“At Etsy, we believe strongly in transparency, and we should have done more in this case to live up to that value. As editors, we should have ensured that relevant details about the people and processes behind Ecologica Malibu came through clearly in this interview. In that regard, we failed and we apologize.

We know you expect to see the best of Etsy in the Featured Seller series, and so our Marketplace Integrity team reviews every shop prior to selection. Based on information Mariana provided us, we were confident that Ecologica Malibu fit our criteria. Our policies on member privacy prevent us from disclosing details of Mariana’s sourcing and business relationships; each seller on Etsy benefits from this protection of privacy. However, we can assure readers that we’ve thoroughly investigated all the questions raised publicly over the last two days with Mariana, including sales on other websites and related business entities. Mariana has documented that the furniture sold on Etsy through their shop is constructed in their Malibu studio from raw materials sourced in Indonesia.”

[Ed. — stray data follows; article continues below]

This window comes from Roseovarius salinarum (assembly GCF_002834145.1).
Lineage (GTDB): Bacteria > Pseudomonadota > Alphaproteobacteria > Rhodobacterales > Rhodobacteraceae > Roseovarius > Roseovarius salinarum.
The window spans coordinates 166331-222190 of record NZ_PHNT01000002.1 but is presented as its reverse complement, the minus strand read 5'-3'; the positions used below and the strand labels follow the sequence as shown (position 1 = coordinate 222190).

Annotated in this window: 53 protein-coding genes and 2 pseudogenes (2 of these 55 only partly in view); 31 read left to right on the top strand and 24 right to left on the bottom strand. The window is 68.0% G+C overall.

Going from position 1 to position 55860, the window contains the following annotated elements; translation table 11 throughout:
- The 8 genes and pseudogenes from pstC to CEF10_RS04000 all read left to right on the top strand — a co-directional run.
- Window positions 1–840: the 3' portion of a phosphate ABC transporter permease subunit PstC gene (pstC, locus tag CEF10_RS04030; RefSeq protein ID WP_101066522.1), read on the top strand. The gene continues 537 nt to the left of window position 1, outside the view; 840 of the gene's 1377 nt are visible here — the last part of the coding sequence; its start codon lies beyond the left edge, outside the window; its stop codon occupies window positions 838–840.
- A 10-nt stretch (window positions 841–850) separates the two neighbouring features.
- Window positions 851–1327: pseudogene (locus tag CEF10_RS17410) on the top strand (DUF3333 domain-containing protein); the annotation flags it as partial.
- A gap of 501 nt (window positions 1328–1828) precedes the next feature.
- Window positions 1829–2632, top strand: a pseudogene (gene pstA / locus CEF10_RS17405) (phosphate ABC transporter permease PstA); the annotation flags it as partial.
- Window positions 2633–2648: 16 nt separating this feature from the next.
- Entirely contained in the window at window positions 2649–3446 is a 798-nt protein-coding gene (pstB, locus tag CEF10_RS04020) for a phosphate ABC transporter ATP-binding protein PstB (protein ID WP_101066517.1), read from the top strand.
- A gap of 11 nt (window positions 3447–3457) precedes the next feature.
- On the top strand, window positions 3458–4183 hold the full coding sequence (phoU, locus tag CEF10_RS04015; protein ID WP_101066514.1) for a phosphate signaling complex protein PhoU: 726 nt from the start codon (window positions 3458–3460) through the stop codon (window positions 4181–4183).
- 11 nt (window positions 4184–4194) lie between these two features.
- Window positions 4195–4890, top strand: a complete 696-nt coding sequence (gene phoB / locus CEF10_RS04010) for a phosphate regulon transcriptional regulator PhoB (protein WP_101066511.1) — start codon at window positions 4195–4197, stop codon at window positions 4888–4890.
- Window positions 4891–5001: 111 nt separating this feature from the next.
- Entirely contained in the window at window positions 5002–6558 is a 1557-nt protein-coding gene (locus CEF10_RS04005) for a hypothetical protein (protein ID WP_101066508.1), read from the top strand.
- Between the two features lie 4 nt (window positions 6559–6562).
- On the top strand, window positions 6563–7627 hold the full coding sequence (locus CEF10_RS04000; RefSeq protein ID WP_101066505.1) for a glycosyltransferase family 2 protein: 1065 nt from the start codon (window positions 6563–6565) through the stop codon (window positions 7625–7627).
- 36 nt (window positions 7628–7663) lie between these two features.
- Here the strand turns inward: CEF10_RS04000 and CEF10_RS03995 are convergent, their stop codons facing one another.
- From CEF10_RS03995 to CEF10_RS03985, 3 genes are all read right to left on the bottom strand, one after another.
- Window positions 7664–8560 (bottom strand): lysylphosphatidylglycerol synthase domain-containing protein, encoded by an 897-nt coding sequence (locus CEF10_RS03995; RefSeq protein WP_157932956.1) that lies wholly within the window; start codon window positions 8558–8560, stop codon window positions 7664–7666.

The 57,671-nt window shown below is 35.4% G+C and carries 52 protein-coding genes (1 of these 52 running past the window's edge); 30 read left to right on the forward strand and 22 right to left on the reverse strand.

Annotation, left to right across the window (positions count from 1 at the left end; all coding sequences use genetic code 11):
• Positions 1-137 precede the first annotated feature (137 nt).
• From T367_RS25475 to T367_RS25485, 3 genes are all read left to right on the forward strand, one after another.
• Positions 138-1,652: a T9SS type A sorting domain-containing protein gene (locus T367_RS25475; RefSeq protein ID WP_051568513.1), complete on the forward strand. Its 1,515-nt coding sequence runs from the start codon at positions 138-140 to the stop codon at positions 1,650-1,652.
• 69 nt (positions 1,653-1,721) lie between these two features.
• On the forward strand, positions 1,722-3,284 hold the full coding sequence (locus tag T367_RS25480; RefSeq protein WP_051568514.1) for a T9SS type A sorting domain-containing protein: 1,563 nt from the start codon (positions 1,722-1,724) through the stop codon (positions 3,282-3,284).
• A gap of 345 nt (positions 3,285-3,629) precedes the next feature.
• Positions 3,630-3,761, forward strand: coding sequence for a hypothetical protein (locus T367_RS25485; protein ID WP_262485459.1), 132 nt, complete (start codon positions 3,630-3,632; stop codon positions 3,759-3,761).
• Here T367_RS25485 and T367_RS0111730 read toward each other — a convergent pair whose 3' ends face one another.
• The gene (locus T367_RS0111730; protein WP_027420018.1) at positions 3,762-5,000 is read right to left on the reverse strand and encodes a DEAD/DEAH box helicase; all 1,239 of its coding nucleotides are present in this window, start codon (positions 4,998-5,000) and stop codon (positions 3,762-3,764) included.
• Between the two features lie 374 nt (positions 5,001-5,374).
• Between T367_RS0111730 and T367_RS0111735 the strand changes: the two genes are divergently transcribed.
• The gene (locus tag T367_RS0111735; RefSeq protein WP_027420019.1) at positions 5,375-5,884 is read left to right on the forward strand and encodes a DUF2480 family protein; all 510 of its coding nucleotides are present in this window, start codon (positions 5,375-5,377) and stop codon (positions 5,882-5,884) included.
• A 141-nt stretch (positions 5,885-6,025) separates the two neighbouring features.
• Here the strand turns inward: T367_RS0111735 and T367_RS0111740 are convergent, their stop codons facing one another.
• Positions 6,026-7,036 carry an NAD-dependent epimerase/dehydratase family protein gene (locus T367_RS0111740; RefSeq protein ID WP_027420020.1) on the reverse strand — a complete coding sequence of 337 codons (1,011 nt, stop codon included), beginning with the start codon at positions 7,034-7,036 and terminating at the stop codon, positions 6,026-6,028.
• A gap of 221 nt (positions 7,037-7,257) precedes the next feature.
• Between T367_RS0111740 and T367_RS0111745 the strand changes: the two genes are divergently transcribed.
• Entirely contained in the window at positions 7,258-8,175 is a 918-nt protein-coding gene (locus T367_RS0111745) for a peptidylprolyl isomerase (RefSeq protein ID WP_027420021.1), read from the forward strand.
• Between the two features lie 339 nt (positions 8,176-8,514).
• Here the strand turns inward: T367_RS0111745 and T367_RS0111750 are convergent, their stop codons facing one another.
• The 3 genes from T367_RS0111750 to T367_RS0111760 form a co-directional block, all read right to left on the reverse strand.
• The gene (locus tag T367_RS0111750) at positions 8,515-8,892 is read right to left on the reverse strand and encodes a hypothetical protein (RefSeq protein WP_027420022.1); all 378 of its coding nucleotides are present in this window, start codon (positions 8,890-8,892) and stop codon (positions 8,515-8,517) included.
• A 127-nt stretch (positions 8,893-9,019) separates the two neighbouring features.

Apparently this isn’t a lone incident; a Facebook page has been created called “Calling Out Etsy Resellers” which lists post after post of questionable shops on the site. The page has garnered some attention in recent weeks since the Ecologica Malibu incident and some Etsy shopkeepers are posting about their intent to shut down their accounts in light of the event.

The seller who contacted me about this issue says she has built a very successful online business with Etsy, and situations such as these only work to hurt her reputation and credibility; no doubt there are thousands of others who feel the same way. And while it’s only an example of one case, this brings back to mind the story of Lisa Jacobs, whose shop was swiftly shut down for a misunderstood rule about third-party shipping vendors. Is Etsy focusing on the right people for their crackdown on sellers?

Please tell us what you think in the comments section.